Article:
Let's Try This Again, Shall We?
(A weekly meme hosted on The Introverted Reader)
Read the rest of this week's Character Connection round up!
This time around, I am ready to follow the rules and pick only one character to feature this week.
She was actually my first choice when I heard about these types of features on readers' blogs, but I hadn't picked up her book in ages and didn't know whether I'd be able to her any justice.
Then, just this afternoon, I grabbed my old, yellowing copy from the "Classics" section of my library, read a few random lines . . . and everything came rushing back to me. I was so ready to write this . . .
A Little Princess
by Frances Hodgson Burnett
"Whatever comes," she said to herself, "cannot alter one thing. If I am a princess in rags and tatters, I can be a princess inside. It would be easy to be a princess if I were dressed in cloth of gold, but it is a great deal more of a triumph to be one all the time when no one knows it . . ."
This was not a new thought, but quite an old one by this time. It had consoled her through many a bitter day, and she had gone about the house with an expression on her face which Miss Minchin could not understand and which was a source of annoyance to her, as if it seemed as if the child were mentally living a life which held her above the rest of the world . . .
A Little Princess generally gets two kinds of covers: the "rags" covers and the "riches" covers. The latter clearly play up the "princess" imagery, while the former get more mileage from the irony. Yet the real irony is that the externals don't matter, and never have, when it comes to Sara Crewe. She is a character who lives almost entirely in her head--which is really not such a bad setting. (And how many characters do you know who are both a character and a setting?)
So it doesn't matter whether she is in blazing hot India or in foggy England, in the prettiest parlour bedroom of her boarding school or in one of its dingy attic bedrooms: the landscape in her mind doesn't change.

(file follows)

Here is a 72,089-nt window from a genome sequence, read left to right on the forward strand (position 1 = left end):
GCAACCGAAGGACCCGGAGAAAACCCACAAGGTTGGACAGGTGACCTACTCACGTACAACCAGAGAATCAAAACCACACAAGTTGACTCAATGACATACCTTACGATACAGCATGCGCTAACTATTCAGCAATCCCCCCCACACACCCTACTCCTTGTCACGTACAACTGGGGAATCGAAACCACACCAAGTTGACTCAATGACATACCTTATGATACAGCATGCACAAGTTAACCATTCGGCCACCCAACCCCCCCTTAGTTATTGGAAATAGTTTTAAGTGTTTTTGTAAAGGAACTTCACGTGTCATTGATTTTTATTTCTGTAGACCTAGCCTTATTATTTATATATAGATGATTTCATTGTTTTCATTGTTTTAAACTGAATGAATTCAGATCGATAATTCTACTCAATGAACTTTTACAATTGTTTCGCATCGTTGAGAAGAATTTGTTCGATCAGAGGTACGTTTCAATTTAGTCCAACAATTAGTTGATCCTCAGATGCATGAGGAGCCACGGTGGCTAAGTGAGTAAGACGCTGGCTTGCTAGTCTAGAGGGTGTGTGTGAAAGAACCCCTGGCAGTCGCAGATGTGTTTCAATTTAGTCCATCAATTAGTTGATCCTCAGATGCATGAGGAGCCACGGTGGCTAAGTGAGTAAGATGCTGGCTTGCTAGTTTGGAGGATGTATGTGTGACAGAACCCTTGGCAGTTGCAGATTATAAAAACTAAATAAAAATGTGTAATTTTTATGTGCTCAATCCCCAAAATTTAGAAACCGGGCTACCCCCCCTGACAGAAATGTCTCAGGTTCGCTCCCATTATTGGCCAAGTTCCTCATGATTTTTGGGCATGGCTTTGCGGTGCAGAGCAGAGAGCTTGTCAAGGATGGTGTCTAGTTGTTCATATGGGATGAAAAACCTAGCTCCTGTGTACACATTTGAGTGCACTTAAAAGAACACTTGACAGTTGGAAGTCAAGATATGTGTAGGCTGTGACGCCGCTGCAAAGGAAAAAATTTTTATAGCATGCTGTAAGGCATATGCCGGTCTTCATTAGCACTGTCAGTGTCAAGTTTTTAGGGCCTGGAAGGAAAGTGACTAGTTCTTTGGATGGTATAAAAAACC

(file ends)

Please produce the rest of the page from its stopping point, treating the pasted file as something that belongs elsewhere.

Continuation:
As the scullery maid Becky says to her after Sara's fall from riches--a reversal ironically underlined by her ascent to the attics: "Whats'ever 'appens to you--whats'ever--you'd be a princess all the same--an' nothin' couldn't make you nothin' different."
It's a strange kind of coronation (if one can call it that when there is no symbolic crown), but it confirms our little princess in her chosen state--and she is indeed more of a princess in rags than she ever was in her finery.
But the really interesting thing about Sara, I think, is that she doesn't change. There is plot development here, but no character development (except, interestingly enough, where the minor characters are concerned . . . because they get better for having known the saintly Sara). There are small changes in awareness and understanding, but Sara is basically the same character from beginning to end. I guess she was already so perfect that there was nothing more that Burnett could do with her. Which is why Sara is such an interesting foil to another Burnett character, Mary Lennox of A Secret Garden, who does change. Sara is more like another Secret Garden character, Dickon, who is more of a personification of the spirit of the Moors than a real boy.
This certainly doesn't mean that she's a bad character. I recall that one of my best English professors once said the same thing about Jane Eyre--and Jane is up there with the greats. But I do find this aspect of Sara very interesting, because such a "static" character shouldn't be able to carry a whole novel the way she (or Jane) does. And yet she works as a lead character; she is very beautifully written indeed.
Image Source: A Little Princess by Frances Hodgson Burnett